S&P warns European lenders over recovery prospects

The ratings agency says that there are clear signs that the current scramble for assets is undermining credit discipline in the European leveraged finance market.

Standard & Poor’s ratings services has warned lenders in Europe to take “full account” of recovery prospects when committing to leveraged loans in a new report.

The report, entitled “Plain Sailing for European Leveraged Finance Until the Liquidity Tide Turns”, said “there have been clear signs that credit discipline in the European leveraged finance market is being undermined in the scramble for assets”.

Paul Watters, head of loan ratings at Standard & Poor’s, told PEO that, in the last three to six months, institutional investors, that in the past would have been invited into transactions at the second stage of syndication, are now committing at a much earlier stage, while the traditional banks have struggled to get credit approval “at anything like the same timescale as institutional investors”.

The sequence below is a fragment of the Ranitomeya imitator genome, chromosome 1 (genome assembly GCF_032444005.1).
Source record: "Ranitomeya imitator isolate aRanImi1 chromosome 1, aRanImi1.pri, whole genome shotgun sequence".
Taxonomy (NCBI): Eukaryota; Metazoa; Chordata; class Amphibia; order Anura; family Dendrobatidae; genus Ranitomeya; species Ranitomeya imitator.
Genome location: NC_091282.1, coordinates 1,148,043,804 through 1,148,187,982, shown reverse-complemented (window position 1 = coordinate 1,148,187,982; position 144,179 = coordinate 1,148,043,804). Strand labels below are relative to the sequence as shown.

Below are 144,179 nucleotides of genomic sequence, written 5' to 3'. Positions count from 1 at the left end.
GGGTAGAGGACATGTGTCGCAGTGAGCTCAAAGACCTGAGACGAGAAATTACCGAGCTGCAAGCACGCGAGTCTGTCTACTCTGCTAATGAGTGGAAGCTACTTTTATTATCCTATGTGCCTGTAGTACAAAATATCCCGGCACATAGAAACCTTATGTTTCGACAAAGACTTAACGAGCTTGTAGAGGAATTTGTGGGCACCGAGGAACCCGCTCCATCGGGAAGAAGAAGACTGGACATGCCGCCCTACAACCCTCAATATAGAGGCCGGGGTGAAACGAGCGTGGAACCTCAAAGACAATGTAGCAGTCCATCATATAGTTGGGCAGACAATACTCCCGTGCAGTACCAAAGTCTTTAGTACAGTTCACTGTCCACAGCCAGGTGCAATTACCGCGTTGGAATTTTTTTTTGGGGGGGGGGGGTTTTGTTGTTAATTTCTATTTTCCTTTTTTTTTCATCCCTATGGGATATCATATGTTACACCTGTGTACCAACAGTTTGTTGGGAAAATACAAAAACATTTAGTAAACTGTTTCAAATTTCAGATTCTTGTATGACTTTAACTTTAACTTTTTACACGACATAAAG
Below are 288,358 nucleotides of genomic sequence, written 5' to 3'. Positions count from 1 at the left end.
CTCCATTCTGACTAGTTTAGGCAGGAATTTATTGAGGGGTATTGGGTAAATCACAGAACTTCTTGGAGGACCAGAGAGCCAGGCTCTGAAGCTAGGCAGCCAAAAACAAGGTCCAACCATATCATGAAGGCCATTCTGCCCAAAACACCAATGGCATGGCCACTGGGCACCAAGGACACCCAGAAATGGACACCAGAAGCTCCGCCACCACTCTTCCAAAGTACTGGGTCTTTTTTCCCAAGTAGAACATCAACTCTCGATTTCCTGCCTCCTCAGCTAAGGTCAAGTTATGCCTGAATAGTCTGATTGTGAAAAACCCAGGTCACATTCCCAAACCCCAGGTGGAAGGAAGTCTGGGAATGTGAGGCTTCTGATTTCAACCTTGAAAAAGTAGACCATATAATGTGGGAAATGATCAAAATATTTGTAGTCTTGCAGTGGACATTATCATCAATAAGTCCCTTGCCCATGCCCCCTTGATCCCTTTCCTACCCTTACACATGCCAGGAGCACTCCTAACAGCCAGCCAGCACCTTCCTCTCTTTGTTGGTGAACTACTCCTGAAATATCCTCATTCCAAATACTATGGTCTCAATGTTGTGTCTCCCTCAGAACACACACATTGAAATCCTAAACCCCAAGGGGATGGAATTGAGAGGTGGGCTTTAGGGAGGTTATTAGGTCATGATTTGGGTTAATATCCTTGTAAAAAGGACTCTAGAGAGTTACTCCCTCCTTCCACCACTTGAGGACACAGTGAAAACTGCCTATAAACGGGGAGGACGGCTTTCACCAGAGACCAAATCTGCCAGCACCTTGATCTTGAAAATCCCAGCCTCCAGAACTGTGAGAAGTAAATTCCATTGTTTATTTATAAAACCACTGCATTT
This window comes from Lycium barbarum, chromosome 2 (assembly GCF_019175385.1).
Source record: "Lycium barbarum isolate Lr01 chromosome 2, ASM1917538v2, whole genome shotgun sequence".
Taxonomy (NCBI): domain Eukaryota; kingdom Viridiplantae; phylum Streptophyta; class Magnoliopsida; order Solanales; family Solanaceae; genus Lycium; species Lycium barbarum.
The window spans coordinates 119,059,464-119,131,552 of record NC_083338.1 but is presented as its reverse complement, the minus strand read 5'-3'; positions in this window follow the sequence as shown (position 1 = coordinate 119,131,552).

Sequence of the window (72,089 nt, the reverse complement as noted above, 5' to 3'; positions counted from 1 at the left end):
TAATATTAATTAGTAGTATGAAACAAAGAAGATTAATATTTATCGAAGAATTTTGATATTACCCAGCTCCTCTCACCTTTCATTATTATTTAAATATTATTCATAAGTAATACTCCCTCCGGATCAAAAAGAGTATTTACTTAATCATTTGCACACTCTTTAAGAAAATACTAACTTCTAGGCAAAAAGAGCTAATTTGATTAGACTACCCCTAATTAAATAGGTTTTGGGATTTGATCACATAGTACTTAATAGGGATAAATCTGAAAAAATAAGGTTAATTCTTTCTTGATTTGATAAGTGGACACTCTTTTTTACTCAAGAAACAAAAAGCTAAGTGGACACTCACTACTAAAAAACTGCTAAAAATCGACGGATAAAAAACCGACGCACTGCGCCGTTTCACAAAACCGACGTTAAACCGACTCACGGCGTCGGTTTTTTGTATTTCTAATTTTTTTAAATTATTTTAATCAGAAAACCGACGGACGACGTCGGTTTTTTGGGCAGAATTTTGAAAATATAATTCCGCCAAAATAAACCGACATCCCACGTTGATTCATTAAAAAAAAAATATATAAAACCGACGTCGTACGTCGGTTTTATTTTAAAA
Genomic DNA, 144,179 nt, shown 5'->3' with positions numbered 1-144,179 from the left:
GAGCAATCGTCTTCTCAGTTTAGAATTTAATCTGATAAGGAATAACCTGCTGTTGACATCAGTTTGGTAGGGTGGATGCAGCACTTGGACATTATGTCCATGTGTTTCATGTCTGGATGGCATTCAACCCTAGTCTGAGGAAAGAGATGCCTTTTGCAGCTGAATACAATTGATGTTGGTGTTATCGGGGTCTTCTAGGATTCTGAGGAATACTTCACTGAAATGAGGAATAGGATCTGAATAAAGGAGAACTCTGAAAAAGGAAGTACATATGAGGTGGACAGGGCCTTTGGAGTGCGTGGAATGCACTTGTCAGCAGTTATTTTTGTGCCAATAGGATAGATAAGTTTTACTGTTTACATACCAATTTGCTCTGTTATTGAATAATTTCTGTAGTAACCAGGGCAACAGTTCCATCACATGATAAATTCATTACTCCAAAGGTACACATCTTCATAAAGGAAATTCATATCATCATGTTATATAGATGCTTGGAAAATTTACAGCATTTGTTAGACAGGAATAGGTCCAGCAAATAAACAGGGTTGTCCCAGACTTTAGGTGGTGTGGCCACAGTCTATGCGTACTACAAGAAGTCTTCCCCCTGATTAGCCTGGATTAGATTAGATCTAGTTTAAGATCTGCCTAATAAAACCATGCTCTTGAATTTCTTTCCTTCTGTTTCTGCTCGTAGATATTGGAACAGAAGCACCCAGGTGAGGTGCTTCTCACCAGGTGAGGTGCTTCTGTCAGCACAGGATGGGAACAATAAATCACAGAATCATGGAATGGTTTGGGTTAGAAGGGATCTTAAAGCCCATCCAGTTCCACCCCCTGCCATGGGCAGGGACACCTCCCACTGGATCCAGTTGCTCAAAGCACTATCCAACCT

Standard & Poor’s European Leveraged Loan Index, which comprises 327 facilities with a par value of €57 billion ($71 billion) and tracks leveraged loans held in European CLO portfolios, reported that 77.3 percent of the index was rated B+/B at March 30 2006.

This compares with 13.8 percent of the index rated at B+/B at the end of 2002 when the index first started tracking leveraged loans and 53 percent at the end of 2004.

Standard & Poor’s said its concerns were corroborated by an increase in the number of companies breaching covenants at a relatively early stage. According to recent research by the ratings agency, up to one-third of transactions that breached covenants in 2005 were launched less than a year before.

Watters added that, in the first quarter of 2006, 20 percent of loans launched on the market were effectively for the purpose of raising dividends for recapitalisation deals, where dividends are paid out to sponsors. “Where portfolio companies are performing in line or better than expected, the sponsors are being quite opportunistic in terms of dividend recapitalisation deals, which puts the leverage back to at least initial levels if not higher,” said Watters.

If market conditions tighten as expected, continued Watters, the expectation is that private equity firms will focus more on refinancing the outstanding debt of better-performing portfolio companies, “rather than recapitalisations, which implies taking on more debt. In that way, we would expect to see more LBOs migrating up the credit rating scale towards a BB rating in a way that we don’t see currently”.